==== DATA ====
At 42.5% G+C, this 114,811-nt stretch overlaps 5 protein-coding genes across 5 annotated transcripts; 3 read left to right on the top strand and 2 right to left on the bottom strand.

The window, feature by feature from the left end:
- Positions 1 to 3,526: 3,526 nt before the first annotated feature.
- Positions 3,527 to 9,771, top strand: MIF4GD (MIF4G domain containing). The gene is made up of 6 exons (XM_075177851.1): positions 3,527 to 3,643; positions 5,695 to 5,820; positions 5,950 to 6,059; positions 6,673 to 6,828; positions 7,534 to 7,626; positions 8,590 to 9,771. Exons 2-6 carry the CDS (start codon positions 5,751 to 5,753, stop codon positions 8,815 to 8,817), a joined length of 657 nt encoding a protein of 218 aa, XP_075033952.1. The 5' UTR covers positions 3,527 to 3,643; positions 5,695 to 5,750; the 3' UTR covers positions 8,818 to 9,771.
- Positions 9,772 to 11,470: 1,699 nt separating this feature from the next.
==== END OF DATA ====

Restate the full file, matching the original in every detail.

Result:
At 42.5% G+C, this 114,811-nt stretch overlaps 5 protein-coding genes across 5 annotated transcripts; 3 read left to right on the top strand and 2 right to left on the bottom strand.

The window, feature by feature from the left end:
- Positions 1 to 3,526: 3,526 nt before the first annotated feature.
- Positions 3,527 to 9,771, top strand: MIF4GD (MIF4G domain containing). The gene is made up of 6 exons (XM_075177851.1): positions 3,527 to 3,643; positions 5,695 to 5,820; positions 5,950 to 6,059; positions 6,673 to 6,828; positions 7,534 to 7,626; positions 8,590 to 9,771. Exons 2-6 carry the CDS (start codon positions 5,751 to 5,753, stop codon positions 8,815 to 8,817), a joined length of 657 nt encoding a protein of 218 aa, XP_075033952.1. The 5' UTR covers positions 3,527 to 3,643; positions 5,695 to 5,750; the 3' UTR covers positions 8,818 to 9,771.
- Positions 9,772 to 11,470: 1,699 nt separating this feature from the next.